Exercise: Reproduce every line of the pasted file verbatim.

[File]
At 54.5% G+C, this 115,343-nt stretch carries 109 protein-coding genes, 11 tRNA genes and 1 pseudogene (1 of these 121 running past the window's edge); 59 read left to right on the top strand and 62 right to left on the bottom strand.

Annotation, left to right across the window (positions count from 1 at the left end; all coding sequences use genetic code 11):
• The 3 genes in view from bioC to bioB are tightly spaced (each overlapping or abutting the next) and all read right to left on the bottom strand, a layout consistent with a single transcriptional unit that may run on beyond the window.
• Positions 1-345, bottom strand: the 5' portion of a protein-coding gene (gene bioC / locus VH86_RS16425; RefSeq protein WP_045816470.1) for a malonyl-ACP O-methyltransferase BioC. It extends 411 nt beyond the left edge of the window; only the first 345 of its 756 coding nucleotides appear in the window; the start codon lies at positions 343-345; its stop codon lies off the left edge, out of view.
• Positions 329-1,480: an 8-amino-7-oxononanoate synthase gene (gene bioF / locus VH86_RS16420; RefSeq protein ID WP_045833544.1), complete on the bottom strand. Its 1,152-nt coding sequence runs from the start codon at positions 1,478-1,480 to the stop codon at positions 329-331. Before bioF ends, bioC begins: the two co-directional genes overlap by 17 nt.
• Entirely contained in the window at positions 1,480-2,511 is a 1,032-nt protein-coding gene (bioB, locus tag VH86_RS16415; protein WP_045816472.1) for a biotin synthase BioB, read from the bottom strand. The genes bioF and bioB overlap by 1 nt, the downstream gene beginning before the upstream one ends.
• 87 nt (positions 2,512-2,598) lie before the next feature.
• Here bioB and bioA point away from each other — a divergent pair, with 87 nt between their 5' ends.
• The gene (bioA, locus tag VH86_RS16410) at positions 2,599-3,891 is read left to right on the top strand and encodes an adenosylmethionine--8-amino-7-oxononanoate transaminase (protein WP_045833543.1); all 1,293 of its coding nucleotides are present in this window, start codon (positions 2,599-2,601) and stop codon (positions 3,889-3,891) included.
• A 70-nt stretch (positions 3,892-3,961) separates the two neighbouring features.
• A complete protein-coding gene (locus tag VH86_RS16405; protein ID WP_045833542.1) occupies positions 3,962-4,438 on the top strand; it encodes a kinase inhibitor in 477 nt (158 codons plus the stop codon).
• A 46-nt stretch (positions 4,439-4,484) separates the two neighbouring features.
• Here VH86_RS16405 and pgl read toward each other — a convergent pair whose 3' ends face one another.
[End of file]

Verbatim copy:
At 54.5% G+C, this 115,343-nt stretch carries 109 protein-coding genes, 11 tRNA genes and 1 pseudogene (1 of these 121 running past the window's edge); 59 read left to right on the top strand and 62 right to left on the bottom strand.

Annotation, left to right across the window (positions count from 1 at the left end; all coding sequences use genetic code 11):
• The 3 genes in view from bioC to bioB are tightly spaced (each overlapping or abutting the next) and all read right to left on the bottom strand, a layout consistent with a single transcriptional unit that may run on beyond the window.
• Positions 1-345, bottom strand: the 5' portion of a protein-coding gene (gene bioC / locus VH86_RS16425; RefSeq protein WP_045816470.1) for a malonyl-ACP O-methyltransferase BioC. It extends 411 nt beyond the left edge of the window; only the first 345 of its 756 coding nucleotides appear in the window; the start codon lies at positions 343-345; its stop codon lies off the left edge, out of view.
• Positions 329-1,480: an 8-amino-7-oxononanoate synthase gene (gene bioF / locus VH86_RS16420; RefSeq protein ID WP_045833544.1), complete on the bottom strand. Its 1,152-nt coding sequence runs from the start codon at positions 1,478-1,480 to the stop codon at positions 329-331. Before bioF ends, bioC begins: the two co-directional genes overlap by 17 nt.
• Entirely contained in the window at positions 1,480-2,511 is a 1,032-nt protein-coding gene (bioB, locus tag VH86_RS16415; protein WP_045816472.1) for a biotin synthase BioB, read from the bottom strand. The genes bioF and bioB overlap by 1 nt, the downstream gene beginning before the upstream one ends.
• 87 nt (positions 2,512-2,598) lie before the next feature.
• Here bioB and bioA point away from each other — a divergent pair, with 87 nt between their 5' ends.
• The gene (bioA, locus tag VH86_RS16410) at positions 2,599-3,891 is read left to right on the top strand and encodes an adenosylmethionine--8-amino-7-oxononanoate transaminase (protein WP_045833543.1); all 1,293 of its coding nucleotides are present in this window, start codon (positions 2,599-2,601) and stop codon (positions 3,889-3,891) included.
• A 70-nt stretch (positions 3,892-3,961) separates the two neighbouring features.
• A complete protein-coding gene (locus tag VH86_RS16405; protein ID WP_045833542.1) occupies positions 3,962-4,438 on the top strand; it encodes a kinase inhibitor in 477 nt (158 codons plus the stop codon).
• A 46-nt stretch (positions 4,439-4,484) separates the two neighbouring features.
• Here VH86_RS16405 and pgl read toward each other — a convergent pair whose 3' ends face one another.